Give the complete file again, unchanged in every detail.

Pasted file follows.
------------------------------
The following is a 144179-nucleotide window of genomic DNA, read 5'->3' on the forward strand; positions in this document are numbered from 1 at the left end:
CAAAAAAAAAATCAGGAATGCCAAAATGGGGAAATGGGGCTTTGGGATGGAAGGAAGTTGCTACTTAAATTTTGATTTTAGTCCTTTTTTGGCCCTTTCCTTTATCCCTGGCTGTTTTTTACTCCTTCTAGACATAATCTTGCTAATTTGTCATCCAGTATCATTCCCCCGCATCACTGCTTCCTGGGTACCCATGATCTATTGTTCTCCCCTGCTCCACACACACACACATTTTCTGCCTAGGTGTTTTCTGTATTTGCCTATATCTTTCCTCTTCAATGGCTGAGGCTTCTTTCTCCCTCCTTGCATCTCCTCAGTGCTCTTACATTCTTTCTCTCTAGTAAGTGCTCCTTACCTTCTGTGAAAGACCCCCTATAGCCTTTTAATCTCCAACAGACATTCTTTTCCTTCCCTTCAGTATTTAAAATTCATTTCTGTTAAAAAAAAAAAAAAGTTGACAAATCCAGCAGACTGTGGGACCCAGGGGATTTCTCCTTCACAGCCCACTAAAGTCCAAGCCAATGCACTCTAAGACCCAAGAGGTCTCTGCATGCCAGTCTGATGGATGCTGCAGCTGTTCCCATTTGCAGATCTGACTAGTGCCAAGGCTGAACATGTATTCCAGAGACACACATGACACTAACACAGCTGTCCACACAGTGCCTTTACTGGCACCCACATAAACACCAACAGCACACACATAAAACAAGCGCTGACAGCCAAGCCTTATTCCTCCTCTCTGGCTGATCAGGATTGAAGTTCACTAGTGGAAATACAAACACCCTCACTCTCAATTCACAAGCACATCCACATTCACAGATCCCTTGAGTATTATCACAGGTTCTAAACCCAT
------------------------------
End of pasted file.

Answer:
The following is a 144179-nucleotide window of genomic DNA, read 5'->3' on the forward strand; positions in this document are numbered from 1 at the left end:
CAAAAAAAAAATCAGGAATGCCAAAATGGGGAAATGGGGCTTTGGGATGGAAGGAAGTTGCTACTTAAATTTTGATTTTAGTCCTTTTTTGGCCCTTTCCTTTATCCCTGGCTGTTTTTTACTCCTTCTAGACATAATCTTGCTAATTTGTCATCCAGTATCATTCCCCCGCATCACTGCTTCCTGGGTACCCATGATCTATTGTTCTCCCCTGCTCCACACACACACACATTTTCTGCCTAGGTGTTTTCTGTATTTGCCTATATCTTTCCTCTTCAATGGCTGAGGCTTCTTTCTCCCTCCTTGCATCTCCTCAGTGCTCTTACATTCTTTCTCTCTAGTAAGTGCTCCTTACCTTCTGTGAAAGACCCCCTATAGCCTTTTAATCTCCAACAGACATTCTTTTCCTTCCCTTCAGTATTTAAAATTCATTTCTGTTAAAAAAAAAAAAAAGTTGACAAATCCAGCAGACTGTGGGACCCAGGGGATTTCTCCTTCACAGCCCACTAAAGTCCAAGCCAATGCACTCTAAGACCCAAGAGGTCTCTGCATGCCAGTCTGATGGATGCTGCAGCTGTTCCCATTTGCAGATCTGACTAGTGCCAAGGCTGAACATGTATTCCAGAGACACACATGACACTAACACAGCTGTCCACACAGTGCCTTTACTGGCACCCACATAAACACCAACAGCACACACATAAAACAAGCGCTGACAGCCAAGCCTTATTCCTCCTCTCTGGCTGATCAGGATTGAAGTTCACTAGTGGAAATACAAACACCCTCACTCTCAATTCACAAGCACATCCACATTCACAGATCCCTTGAGTATTATCACAGGTTCTAAACCCAT